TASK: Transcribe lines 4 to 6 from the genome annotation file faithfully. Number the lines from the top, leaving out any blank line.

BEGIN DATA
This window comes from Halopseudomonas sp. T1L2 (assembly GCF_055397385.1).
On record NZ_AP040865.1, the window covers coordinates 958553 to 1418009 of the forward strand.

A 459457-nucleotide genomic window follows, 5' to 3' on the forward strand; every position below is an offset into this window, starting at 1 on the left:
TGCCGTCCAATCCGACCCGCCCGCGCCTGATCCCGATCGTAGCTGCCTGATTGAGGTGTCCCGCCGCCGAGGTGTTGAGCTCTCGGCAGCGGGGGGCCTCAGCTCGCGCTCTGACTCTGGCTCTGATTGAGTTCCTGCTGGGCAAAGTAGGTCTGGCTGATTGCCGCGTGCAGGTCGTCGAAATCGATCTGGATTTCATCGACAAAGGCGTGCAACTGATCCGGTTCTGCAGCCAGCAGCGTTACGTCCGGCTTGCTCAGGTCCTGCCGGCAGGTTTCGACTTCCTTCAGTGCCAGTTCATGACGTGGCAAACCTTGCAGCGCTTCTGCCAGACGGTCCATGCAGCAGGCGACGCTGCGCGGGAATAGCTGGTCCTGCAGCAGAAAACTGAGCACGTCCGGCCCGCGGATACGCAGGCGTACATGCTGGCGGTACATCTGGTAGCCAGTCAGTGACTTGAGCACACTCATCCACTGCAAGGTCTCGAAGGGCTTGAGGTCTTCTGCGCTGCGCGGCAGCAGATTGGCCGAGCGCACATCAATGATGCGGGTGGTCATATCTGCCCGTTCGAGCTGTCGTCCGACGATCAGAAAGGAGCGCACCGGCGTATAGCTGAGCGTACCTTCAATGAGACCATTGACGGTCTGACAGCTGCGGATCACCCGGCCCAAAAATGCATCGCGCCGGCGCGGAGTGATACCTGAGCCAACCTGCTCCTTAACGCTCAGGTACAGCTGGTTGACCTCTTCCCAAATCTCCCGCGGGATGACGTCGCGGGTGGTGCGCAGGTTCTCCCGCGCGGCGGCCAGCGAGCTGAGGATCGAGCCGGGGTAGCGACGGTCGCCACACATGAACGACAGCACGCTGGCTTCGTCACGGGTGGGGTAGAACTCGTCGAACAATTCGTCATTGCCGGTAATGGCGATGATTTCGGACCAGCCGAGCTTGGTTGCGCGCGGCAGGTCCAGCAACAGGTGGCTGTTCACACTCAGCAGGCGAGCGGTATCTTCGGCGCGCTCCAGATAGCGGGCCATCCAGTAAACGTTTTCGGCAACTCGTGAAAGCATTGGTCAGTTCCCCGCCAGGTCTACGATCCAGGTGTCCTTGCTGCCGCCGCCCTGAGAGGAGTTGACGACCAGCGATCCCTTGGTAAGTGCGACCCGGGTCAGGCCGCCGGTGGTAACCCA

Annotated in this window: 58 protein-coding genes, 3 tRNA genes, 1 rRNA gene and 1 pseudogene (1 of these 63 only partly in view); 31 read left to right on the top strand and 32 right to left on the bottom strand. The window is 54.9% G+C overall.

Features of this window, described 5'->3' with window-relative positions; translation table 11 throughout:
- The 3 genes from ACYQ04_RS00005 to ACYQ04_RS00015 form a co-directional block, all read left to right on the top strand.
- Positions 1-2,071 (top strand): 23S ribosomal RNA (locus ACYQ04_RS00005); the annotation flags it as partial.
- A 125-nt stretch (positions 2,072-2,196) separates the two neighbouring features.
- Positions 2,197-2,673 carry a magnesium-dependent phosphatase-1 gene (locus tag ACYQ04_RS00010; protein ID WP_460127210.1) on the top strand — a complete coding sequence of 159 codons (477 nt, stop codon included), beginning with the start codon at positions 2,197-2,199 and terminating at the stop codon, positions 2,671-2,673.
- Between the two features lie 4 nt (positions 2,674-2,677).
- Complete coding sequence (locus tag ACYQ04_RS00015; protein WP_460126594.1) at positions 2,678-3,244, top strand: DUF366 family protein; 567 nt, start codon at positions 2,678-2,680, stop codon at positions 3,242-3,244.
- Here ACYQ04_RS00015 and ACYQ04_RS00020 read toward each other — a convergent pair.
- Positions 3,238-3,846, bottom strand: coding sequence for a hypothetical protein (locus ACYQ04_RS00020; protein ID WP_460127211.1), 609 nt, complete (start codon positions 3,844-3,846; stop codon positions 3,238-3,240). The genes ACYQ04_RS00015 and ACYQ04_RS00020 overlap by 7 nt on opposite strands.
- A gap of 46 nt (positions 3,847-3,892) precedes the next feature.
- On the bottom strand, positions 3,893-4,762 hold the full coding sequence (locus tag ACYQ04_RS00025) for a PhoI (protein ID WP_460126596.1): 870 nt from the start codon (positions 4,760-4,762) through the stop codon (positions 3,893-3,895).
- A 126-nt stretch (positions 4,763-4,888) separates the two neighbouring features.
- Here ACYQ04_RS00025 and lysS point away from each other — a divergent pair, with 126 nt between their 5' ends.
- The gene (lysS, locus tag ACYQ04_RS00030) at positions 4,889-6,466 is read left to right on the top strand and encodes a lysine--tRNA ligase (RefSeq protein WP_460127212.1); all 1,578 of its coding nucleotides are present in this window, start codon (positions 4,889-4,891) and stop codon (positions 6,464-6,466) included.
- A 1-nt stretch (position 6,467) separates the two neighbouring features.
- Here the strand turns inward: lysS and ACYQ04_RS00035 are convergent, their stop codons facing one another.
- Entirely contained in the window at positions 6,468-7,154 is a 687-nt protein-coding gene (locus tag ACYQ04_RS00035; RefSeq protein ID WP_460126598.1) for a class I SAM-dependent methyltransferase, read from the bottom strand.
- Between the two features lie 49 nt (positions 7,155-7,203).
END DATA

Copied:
TGCCGTCCAATCCGACCCGCCCGCGCCTGATCCCGATCGTAGCTGCCTGATTGAGGTGTCCCGCCGCCGAGGTGTTGAGCTCTCGGCAGCGGGGGGCCTCAGCTCGCGCTCTGACTCTGGCTCTGATTGAGTTCCTGCTGGGCAAAGTAGGTCTGGCTGATTGCCGCGTGCAGGTCGTCGAAATCGATCTGGATTTCATCGACAAAGGCGTGCAACTGATCCGGTTCTGCAGCCAGCAGCGTTACGTCCGGCTTGCTCAGGTCCTGCCGGCAGGTTTCGACTTCCTTCAGTGCCAGTTCATGACGTGGCAAACCTTGCAGCGCTTCTGCCAGACGGTCCATGCAGCAGGCGACGCTGCGCGGGAATAGCTGGTCCTGCAGCAGAAAACTGAGCACGTCCGGCCCGCGGATACGCAGGCGTACATGCTGGCGGTACATCTGGTAGCCAGTCAGTGACTTGAGCACACTCATCCACTGCAAGGTCTCGAAGGGCTTGAGGTCTTCTGCGCTGCGCGGCAGCAGATTGGCCGAGCGCACATCAATGATGCGGGTGGTCATATCTGCCCGTTCGAGCTGTCGTCCGACGATCAGAAAGGAGCGCACCGGCGTATAGCTGAGCGTACCTTCAATGAGACCATTGACGGTCTGACAGCTGCGGATCACCCGGCCCAAAAATGCATCGCGCCGGCGCGGAGTGATACCTGAGCCAACCTGCTCCTTAACGCTCAGGTACAGCTGGTTGACCTCTTCCCAAATCTCCCGCGGGATGACGTCGCGGGTGGTGCGCAGGTTCTCCCGCGCGGCGGCCAGCGAGCTGAGGATCGAGCCGGGGTAGCGACGGTCGCCACACATGAACGACAGCACGCTGGCTTCGTCACGGGTGGGGTAGAACTCGTCGAACAATTCGTCATTGCCGGTAATGGCGATGATTTCGGACCAGCCGAGCTTGGTTGCGCGCGGCAGGTCCAGCAACAGGTGGCTGTTCACACTCAGCAGGCGAGCGGTATCTTCGGCGCGCTCCAGATAGCGGGCCATCCAGTAAACGTTTTCGGCAACTCGTGAAAGCATTGGTCAGTTCCCCGCCAGGTCTACGATCCAGGTGTCCTTGCTGCCGCCGCCCTGAGAGGAGTTGACGACCAGCGATCCCTTGGTAAGTGCGACCCGGGTCAGGCCGCCGGTGGTAACCCA

Annotated in this window: 58 protein-coding genes, 3 tRNA genes, 1 rRNA gene and 1 pseudogene (1 of these 63 only partly in view); 31 read left to right on the top strand and 32 right to left on the bottom strand. The window is 54.9% G+C overall.

Features of this window, described 5'->3' with window-relative positions; translation table 11 throughout: